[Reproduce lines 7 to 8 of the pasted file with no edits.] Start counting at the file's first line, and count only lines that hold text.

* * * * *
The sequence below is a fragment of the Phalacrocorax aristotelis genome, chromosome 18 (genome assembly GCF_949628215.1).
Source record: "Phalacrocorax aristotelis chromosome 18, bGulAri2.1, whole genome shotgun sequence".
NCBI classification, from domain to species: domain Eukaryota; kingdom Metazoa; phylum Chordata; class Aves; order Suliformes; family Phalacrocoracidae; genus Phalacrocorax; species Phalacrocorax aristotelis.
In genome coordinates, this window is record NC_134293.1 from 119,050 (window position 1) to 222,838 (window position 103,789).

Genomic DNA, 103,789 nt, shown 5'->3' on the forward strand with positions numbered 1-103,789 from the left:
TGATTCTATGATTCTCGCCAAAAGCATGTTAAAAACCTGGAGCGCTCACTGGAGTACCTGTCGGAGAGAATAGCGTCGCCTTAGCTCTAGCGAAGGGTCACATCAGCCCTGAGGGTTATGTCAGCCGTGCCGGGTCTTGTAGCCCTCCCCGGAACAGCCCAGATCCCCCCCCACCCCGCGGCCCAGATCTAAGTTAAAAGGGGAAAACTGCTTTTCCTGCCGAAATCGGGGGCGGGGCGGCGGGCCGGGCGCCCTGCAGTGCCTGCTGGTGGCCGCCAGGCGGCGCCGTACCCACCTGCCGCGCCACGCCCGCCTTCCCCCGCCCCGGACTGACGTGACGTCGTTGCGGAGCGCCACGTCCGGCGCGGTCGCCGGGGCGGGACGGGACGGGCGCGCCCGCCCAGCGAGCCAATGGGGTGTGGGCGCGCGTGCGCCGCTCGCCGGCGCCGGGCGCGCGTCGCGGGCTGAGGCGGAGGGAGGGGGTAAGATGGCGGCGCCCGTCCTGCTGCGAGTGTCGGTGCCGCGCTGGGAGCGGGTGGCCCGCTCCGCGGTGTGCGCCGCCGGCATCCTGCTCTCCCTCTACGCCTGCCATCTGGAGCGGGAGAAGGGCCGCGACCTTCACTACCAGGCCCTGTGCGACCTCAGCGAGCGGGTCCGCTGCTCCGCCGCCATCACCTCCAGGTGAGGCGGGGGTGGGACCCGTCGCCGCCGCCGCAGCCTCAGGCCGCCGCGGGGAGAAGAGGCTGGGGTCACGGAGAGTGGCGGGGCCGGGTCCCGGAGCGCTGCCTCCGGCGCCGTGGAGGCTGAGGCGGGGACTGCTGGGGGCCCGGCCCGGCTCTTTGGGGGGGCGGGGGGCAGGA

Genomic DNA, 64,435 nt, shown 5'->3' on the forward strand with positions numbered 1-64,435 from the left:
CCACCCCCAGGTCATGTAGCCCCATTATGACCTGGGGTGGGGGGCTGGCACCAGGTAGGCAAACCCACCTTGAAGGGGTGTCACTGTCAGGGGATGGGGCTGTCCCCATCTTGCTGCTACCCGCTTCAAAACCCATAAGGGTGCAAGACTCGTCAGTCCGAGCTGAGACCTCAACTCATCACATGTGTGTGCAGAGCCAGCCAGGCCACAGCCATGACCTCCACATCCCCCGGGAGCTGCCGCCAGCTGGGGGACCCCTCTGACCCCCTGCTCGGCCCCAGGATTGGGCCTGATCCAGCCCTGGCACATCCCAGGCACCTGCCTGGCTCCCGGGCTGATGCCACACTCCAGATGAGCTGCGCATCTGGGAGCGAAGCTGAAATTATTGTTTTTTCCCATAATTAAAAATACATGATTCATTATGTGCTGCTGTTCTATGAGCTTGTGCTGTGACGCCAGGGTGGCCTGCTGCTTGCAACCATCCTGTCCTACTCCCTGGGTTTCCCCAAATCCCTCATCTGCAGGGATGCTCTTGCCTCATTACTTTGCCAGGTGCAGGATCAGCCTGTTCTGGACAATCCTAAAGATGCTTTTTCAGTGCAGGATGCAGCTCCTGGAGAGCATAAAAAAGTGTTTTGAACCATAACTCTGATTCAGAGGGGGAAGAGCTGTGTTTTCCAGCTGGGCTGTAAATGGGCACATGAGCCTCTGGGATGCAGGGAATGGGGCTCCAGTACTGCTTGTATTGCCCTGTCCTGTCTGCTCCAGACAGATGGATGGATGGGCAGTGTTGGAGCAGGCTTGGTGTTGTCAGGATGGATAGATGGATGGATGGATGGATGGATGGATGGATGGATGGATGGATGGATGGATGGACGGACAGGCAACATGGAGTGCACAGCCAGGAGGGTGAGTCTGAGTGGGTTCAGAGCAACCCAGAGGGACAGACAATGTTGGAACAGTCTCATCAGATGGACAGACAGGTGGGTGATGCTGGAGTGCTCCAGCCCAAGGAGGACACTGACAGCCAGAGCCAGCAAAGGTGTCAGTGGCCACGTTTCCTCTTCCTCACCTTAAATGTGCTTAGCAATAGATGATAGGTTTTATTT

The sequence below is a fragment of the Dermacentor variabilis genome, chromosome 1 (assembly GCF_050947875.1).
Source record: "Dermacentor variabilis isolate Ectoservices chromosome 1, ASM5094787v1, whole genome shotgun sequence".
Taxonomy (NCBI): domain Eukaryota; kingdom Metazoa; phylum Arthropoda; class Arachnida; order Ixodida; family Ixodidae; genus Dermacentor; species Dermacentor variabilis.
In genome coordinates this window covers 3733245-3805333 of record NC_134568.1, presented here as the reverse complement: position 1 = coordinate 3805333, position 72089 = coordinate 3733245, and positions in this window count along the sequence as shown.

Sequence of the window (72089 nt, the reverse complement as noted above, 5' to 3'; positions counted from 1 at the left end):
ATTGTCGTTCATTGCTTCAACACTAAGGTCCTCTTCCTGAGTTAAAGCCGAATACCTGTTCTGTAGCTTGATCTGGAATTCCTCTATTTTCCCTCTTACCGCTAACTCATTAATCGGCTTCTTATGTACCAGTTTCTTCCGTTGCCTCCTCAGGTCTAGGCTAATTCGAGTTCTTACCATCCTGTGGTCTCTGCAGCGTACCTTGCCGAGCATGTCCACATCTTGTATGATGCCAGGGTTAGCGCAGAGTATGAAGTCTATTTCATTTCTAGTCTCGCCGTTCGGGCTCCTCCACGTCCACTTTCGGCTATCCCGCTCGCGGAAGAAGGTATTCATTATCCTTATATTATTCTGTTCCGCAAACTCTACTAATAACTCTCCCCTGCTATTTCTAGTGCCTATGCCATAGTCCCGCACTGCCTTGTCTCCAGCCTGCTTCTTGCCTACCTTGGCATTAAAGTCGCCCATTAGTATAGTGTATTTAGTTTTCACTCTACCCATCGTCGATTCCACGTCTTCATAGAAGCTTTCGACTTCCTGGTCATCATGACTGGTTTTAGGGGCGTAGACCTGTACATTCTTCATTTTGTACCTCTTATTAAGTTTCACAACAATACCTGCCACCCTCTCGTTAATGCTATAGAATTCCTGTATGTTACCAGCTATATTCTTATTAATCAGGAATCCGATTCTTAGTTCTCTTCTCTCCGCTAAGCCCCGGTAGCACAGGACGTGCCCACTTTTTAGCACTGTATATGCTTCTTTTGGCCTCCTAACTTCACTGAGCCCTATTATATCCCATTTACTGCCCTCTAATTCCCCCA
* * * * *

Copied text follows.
Genomic DNA, 64,435 nt, shown 5'->3' on the forward strand with positions numbered 1-64,435 from the left:
CCACCCCCAGGTCATGTAGCCCCATTATGACCTGGGGTGGGGGGCTGGCACCAGGTAGGCAAACCCACCTTGAAGGGGTGTCACTGTCAGGGGATGGGGCTGTCCCCATCTTGCTGCTACCCGCTTCAAAACCCATAAGGGTGCAAGACTCGTCAGTCCGAGCTGAGACCTCAACTCATCACATGTGTGTGCAGAGCCAGCCAGGCCACAGCCATGACCTCCACATCCCCCGGGAGCTGCCGCCAGCTGGGGGACCCCTCTGACCCCCTGCTCGGCCCCAGGATTGGGCCTGATCCAGCCCTGGCACATCCCAGGCACCTGCCTGGCTCCCGGGCTGATGCCACACTCCAGATGAGCTGCGCATCTGGGAGCGAAGCTGAAATTATTGTTTTTTCCCATAATTAAAAATACATGATTCATTATGTGCTGCTGTTCTATGAGCTTGTGCTGTGACGCCAGGGTGGCCTGCTGCTTGCAACCATCCTGTCCTACTCCCTGGGTTTCCCCAAATCCCTCATCTGCAGGGATGCTCTTGCCTCATTACTTTGCCAGGTGCAGGATCAGCCTGTTCTGGACAATCCTAAAGATGCTTTTTCAGTGCAGGATGCAGCTCCTGGAGAGCATAAAAAAGTGTTTTGAACCATAACTCTGATTCAGAGGGGGAAGAGCTGTGTTTTCCAGCTGGGCTGTAAATGGGCACATGAGCCTCTGGGATGCAGGGAATGGGGCTCCAGTACTGCTTGTATTGCCCTGTCCTGTCTGCTCCAGACAGATGGATGGATGGGCAGTGTTGGAGCAGGCTTGGTGTTGTCAGGATGGATAGATGGATGGATGGATGGATGGATGGATGGATGGATGGATGGATGGATGGATGGACGGACAGGCAACATGGAGTGCACAGCCAGGAGGGTGAGTCTGAGTGGGTTCAGAGCAACCCAGAGGGACAGACAATGTTGGAACAGTCTCATCAGATGGACAGACAGGTGGGTGATGCTGGAGTGCTCCAGCCCAAGGAGGACACTGACAGCCAGAGCCAGCAAAGGTGTCAGTGGCCACGTTTCCTCTTCCTCACCTTAAATGTGCTTAGCAATAGATGATAGGTTTTATTT